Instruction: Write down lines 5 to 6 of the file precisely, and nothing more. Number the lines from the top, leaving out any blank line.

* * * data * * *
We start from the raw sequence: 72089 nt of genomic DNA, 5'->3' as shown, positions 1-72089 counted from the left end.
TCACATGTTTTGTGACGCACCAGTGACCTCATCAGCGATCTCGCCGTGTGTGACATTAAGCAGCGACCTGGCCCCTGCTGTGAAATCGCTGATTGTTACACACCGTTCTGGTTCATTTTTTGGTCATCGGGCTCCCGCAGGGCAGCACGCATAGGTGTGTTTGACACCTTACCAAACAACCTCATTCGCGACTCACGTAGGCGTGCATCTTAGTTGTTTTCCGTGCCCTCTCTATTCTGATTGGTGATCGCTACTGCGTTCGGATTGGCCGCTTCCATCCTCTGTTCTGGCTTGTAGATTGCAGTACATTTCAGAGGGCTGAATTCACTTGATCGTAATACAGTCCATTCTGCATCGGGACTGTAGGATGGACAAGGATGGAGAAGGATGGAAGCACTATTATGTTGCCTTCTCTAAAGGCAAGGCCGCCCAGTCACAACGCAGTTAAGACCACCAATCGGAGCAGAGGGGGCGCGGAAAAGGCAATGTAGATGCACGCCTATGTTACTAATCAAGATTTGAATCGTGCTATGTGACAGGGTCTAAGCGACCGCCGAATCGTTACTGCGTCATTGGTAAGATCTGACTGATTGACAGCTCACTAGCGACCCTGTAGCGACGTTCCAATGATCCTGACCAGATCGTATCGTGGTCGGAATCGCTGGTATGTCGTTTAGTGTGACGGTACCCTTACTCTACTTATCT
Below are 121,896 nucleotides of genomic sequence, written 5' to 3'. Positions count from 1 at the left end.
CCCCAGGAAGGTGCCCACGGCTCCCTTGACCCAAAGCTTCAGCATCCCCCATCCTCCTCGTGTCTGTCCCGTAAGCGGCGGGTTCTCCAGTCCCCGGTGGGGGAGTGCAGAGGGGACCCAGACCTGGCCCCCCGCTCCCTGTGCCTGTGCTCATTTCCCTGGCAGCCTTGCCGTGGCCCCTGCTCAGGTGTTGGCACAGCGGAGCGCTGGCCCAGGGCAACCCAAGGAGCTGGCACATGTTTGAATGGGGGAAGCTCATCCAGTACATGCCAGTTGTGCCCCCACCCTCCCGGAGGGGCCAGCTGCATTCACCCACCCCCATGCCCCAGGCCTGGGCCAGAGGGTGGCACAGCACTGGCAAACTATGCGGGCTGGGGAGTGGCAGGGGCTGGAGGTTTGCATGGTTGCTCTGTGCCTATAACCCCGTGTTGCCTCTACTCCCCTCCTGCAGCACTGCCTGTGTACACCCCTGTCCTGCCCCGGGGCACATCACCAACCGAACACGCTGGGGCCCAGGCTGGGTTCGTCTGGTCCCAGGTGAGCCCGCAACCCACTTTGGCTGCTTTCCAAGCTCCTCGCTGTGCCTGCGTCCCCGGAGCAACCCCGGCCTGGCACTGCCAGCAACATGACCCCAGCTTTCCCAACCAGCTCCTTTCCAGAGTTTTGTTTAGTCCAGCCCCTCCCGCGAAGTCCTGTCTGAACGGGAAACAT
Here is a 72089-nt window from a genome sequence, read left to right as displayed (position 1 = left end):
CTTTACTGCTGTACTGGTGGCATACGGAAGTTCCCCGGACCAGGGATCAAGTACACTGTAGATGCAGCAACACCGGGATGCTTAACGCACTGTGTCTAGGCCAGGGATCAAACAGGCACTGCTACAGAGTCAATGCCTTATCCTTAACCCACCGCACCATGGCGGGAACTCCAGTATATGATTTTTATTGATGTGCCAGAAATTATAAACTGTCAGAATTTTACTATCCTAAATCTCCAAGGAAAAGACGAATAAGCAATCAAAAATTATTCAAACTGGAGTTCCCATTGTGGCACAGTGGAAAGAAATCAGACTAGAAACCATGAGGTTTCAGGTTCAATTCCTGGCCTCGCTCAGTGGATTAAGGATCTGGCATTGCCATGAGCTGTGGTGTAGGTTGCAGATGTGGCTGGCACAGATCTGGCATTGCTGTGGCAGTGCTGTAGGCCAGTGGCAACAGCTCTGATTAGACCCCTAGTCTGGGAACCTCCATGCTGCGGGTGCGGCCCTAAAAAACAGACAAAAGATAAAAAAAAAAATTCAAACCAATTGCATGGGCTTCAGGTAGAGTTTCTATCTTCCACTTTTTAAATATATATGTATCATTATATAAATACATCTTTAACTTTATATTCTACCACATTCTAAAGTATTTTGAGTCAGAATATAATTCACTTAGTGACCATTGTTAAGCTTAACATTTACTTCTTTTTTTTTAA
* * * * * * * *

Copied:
Here is a 72089-nt window from a genome sequence, read left to right as displayed (position 1 = left end):
CTTTACTGCTGTACTGGTGGCATACGGAAGTTCCCCGGACCAGGGATCAAGTACACTGTAGATGCAGCAACACCGGGATGCTTAACGCACTGTGTCTAGGCCAGGGATCAAACAGGCACTGCTACAGAGTCAATGCCTTATCCTTAACCCACCGCACCATGGCGGGAACTCCAGTATATGATTTTTATTGATGTGCCAGAAATTATAAACTGTCAGAATTTTACTATCCTAAATCTCCAAGGAAAAGACGAATAAGCAATCAAAAATTATTCAAACTGGAGTTCCCATTGTGGCACAGTGGAAAGAAATCAGACTAGAAACCATGAGGTTTCAGGTTCAATTCCTGGCCTCGCTCAGTGGATTAAGGATCTGGCATTGCCATGAGCTGTGGTGTAGGTTGCAGATGTGGCTGGCACAGATCTGGCATTGCTGTGGCAGTGCTGTAGGCCAGTGGCAACAGCTCTGATTAGACCCCTAGTCTGGGAACCTCCATGCTGCGGGTGCGGCCCTAAAAAACAGACAAAAGATAAAAAAAAAAATTCAAACCAATTGCATGGGCTTCAGGTAGAGTTTCTATCTTCCACTTTTTAAATATATATGTATCATTATATAAATACATCTTTAACTTTATATTCTACCACATTCTAAAGTATTTTGAGTCAGAATATAATTCACTTAGTGACCATTGTTAAGCTTAACATTTACTTCTTTTTTTTTAA